Civil Servants Are People, Too
Civil Servants Are People, Too

So the best guide for today’s policy is to consider an isolated failure from 100 years ago?
That’s like the IBM exec who believed he could sell 5 or 6 computers, at the most (true story).
Nobody gets it right all the time.
Can Ohio (or Dayton) afford to sit back and do nothing?

David Lauri

So if history is a guide, CSAPT, perhaps we would be all better served if the government were to get out of the business’ way and leave them alone…

Yes, Ice, that was what the government thought when it figured businesses such as meat packers could be responsible on their own for the way they did business.  Plenty of people ate meat, the government reasoned, and no one was complaining, so what the meat packer were doing must be okay.  Then along came Upton Sinclair to write The Jungle, an expose of the meat packing industry, telling of accidents involving workers falling and being ground up along with the animals.  Sinclair’s book, along with a report made by a subsequent presidential commission, resulted in enough public outcry that the Meat Inspection Act and the Pure Food and Drug Act of 1906 were passed.  So if history is a guide, Ice, perhaps we would all be better served if we recognized that there are some legitimate functions for government, such as helping to bring transparency and good practices to industries which, if left alone, might not have motivation enough solely from market forces to do what the public thinks right.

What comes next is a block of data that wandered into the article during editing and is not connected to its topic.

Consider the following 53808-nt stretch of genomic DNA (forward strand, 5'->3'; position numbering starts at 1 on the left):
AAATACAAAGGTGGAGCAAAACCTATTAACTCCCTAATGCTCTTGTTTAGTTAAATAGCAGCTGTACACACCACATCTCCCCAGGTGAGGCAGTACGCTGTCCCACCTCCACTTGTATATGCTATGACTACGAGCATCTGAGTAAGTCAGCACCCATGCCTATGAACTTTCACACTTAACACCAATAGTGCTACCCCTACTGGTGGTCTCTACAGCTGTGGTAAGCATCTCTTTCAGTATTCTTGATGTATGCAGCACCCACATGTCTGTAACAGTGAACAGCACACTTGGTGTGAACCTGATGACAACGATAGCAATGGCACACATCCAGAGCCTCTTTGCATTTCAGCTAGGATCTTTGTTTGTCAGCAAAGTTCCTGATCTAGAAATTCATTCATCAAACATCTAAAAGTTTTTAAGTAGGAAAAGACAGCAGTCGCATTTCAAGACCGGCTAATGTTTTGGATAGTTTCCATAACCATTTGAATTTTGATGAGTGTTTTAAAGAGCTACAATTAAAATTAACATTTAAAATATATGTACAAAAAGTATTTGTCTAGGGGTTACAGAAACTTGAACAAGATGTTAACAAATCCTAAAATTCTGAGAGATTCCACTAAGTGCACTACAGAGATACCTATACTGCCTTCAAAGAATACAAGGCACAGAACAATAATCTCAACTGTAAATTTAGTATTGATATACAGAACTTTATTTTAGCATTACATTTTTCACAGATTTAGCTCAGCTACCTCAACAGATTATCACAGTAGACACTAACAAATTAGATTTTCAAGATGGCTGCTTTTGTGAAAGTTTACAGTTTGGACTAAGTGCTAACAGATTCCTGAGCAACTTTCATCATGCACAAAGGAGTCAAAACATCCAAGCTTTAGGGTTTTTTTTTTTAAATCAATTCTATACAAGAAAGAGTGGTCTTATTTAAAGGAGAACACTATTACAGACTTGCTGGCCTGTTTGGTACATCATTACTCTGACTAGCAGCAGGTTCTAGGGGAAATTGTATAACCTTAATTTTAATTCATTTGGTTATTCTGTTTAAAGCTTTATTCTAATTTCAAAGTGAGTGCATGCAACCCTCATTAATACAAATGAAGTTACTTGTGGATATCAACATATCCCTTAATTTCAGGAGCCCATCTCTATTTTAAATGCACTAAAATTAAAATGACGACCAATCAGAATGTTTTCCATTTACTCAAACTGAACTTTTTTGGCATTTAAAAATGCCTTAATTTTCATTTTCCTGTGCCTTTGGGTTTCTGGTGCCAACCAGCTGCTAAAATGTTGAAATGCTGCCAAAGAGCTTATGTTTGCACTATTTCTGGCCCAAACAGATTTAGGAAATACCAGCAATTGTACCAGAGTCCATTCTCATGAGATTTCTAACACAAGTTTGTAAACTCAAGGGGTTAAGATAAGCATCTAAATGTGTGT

David Lauri…to be fair I don’t think the old Bandito was talking about regulating business.  He was talking about using the power of government to pick winners through monetary assistance.  CSPT was specifically advocating government picking winners by giving them a competitive advantage.  Maybe CSPT just poorly stated his position.  To which El Bandito’s example is perfectly on target.

David Lauri

@joe_mamma: fair enough, but Ice didn’t stop at saying government shouldn’t be involved in picking winners through monetary assistance.  No, what he said was, “we would be all better served if the government were to get out of the business’ way and leave them alone.”  Perhaps he’d like to clarify that statement and concede that businesses shouldn’t be left completely alone, or perhaps he’d like instead to defend his statement.


CSAPT: Can you explain how the city is exempt in cases when they do (finally) come to a property and mow it themselves ?


And- just to remind people- back in Orville and Wilbuts Day- $70k was a like a million today-
70K in 1898 = 1.78 million in 2009.
(Thanks to, a site that I primarily use for better context on financial discussions in old movies)

Robert Vigh
Robert Vigh